At the end of the third week, as compared to the control group, the BW of the group C, D and E increased significantly by 25.5%, 29.7%, and 25.6%, respectively. Because of largely no significant differences in ADFI among these four groups throughout the entire three weeks, the FCR in the group C, D and E reduced significantly by 28.9%, 25.4%, and 18.3%, respectively, relative to the control group. Such differences began to show up from the second week. Overall, the results clearly indicated that supplementation of 2 g/kg of the diet D and 1 g/kg of diet E strongly promoted animal growth performance with a similar efficiency to a commonly used feed antibiotic.
Effect of target release
It is also worth mentioning that feed supplementation with 1 g/kg of diet B showed a numerical, but statistically insignificant increase (P>0.05) in the BW at the end of the second and third week, relative to the control group. However, because of a trend (P>0.05) in reducing the feed intake, the birds fed unprotected butyrate showed a significant improvement (P<0.05) in the fcr over the control group and were comparable to those of the other groups.>
Figure 1- Impact of different treatments on expression level of tight junction proteins and mucin proteins.
However, group B showed an obvious but insignificant reduction in BW and ADG as compared with the diet group D or E, both of which contain target released sodium butyrate, suggesting that butyrate microencapsulation or esterification enhances feed intake and growth performance of birds.
Consistent with the role of butyrate in barrier protection, diet A significantly increased the expression levels of several major tight junction proteins including claudin-1 (CLDN1) and TJ-protein-1 (TJP1 or ZO1) (P < 0.05) (Figure 1). It is noted that unprotected butyrate lost its ability to induce CLDN1 and TJP1 gene expression, presumably due to its quick metabolism and degradation in the GI tract, reinforcing the positive effect of butyrate coating and protection. Diet D also had a tendency to increase the expression of mucin-2 (MUC2), the most abundant intestinal mucin protein present in the mucus.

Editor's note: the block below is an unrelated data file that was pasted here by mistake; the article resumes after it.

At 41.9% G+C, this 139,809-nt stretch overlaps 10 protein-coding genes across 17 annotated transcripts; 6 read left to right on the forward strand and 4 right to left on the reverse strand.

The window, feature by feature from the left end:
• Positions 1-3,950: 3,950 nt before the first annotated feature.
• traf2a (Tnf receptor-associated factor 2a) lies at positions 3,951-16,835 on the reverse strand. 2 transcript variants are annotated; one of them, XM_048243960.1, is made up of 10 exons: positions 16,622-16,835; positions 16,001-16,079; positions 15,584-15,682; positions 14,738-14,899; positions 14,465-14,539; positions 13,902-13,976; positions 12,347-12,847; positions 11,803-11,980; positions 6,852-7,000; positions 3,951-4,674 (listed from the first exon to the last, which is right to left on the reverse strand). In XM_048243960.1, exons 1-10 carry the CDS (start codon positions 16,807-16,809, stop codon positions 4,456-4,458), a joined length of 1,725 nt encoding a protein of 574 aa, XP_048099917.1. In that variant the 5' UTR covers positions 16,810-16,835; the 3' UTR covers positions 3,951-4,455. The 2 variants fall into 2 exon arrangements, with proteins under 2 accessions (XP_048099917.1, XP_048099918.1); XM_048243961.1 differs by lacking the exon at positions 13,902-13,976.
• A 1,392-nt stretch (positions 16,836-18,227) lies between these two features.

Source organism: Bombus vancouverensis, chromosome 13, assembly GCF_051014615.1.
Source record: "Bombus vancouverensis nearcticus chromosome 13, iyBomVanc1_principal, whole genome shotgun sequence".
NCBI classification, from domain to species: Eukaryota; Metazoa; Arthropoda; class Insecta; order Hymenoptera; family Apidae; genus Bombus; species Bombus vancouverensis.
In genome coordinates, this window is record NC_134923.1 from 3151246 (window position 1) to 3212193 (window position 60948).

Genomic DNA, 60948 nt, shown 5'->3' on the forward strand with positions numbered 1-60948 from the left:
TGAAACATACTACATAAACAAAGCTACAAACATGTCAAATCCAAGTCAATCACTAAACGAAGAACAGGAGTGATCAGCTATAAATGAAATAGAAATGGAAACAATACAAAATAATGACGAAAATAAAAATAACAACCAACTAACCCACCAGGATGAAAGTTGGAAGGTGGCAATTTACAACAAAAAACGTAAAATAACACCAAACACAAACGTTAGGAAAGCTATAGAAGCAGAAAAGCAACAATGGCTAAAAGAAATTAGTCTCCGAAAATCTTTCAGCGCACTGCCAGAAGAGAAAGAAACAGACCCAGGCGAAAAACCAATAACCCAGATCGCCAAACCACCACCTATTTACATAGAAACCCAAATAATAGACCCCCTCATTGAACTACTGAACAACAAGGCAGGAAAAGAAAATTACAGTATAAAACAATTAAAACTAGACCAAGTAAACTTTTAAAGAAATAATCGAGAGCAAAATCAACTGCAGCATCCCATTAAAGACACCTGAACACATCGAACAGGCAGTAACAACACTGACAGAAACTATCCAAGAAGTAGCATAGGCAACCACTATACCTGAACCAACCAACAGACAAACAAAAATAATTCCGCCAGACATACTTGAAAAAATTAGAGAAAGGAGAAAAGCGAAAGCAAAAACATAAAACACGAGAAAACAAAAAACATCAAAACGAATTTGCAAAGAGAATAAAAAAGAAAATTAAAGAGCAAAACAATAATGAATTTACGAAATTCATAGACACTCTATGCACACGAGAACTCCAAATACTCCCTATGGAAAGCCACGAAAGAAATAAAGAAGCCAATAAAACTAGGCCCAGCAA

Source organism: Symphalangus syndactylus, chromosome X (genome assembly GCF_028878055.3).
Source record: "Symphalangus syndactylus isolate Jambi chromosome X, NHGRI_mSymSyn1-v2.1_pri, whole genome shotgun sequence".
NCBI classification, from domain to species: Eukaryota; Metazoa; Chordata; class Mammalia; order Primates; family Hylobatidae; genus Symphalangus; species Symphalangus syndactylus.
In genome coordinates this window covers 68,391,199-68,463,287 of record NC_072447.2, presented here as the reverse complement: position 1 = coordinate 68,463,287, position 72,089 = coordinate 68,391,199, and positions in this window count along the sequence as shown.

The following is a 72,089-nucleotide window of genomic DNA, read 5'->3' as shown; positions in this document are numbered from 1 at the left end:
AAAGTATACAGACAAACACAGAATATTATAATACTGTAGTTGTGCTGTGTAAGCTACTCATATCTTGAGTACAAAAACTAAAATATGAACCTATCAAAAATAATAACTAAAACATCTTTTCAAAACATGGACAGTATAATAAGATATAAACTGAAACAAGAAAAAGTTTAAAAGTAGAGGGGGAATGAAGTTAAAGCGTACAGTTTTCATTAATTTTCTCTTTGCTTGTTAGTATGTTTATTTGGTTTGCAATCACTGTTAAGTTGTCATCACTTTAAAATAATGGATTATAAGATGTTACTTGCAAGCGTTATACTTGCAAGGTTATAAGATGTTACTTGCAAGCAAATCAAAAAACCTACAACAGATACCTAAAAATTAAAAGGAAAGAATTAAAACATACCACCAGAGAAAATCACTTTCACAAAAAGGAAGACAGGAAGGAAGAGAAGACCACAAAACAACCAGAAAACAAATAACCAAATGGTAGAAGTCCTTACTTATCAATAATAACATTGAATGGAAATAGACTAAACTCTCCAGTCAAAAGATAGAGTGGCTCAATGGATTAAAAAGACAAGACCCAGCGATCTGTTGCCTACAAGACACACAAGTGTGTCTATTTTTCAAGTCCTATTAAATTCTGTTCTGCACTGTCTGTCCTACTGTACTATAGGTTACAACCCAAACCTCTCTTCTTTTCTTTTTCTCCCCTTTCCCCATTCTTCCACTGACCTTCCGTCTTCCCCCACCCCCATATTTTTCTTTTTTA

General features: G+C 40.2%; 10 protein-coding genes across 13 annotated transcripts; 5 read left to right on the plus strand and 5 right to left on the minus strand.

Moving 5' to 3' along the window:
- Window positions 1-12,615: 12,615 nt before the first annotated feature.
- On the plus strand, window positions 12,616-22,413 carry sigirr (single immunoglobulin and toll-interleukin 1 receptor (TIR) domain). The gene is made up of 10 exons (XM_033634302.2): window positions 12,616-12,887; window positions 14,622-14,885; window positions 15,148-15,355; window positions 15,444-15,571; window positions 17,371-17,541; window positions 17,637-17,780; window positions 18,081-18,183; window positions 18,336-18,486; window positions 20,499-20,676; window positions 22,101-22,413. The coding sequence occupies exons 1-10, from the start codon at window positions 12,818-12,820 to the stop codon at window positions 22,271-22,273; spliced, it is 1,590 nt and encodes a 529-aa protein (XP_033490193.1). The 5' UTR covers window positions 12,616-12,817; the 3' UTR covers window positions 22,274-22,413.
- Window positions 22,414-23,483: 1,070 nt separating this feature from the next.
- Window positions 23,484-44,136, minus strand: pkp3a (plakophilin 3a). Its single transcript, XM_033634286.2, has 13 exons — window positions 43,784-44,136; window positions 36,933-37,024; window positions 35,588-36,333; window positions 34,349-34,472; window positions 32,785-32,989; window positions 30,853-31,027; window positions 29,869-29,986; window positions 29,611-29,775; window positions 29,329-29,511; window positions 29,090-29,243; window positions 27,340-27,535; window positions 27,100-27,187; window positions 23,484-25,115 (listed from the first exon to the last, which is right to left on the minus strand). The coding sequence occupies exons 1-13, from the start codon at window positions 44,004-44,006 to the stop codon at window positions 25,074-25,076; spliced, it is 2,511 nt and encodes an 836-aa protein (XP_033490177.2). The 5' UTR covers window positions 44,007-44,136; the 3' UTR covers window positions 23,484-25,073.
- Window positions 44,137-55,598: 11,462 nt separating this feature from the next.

Figure 2- Impact of different treatments on villus height.
Effect on villus height
The effect of diets on the ileal morphology of chickens after three weeks of supplementation was further evaluated (Figure 2). Clear morphological improvements can be observed between the control and the different diets tested, of which diet E significantly enhanced the height of villi (P<0.001), relative to the control group. overall, diet d and e appear to be superior to unprotected sodium butyrate and are comparable to tylosin in promoting growth and productivity of broilers, and can therefore be used as effective alternatives to antibiotics.>
Source: All About Feed magazine, Volume 24.1 (2016)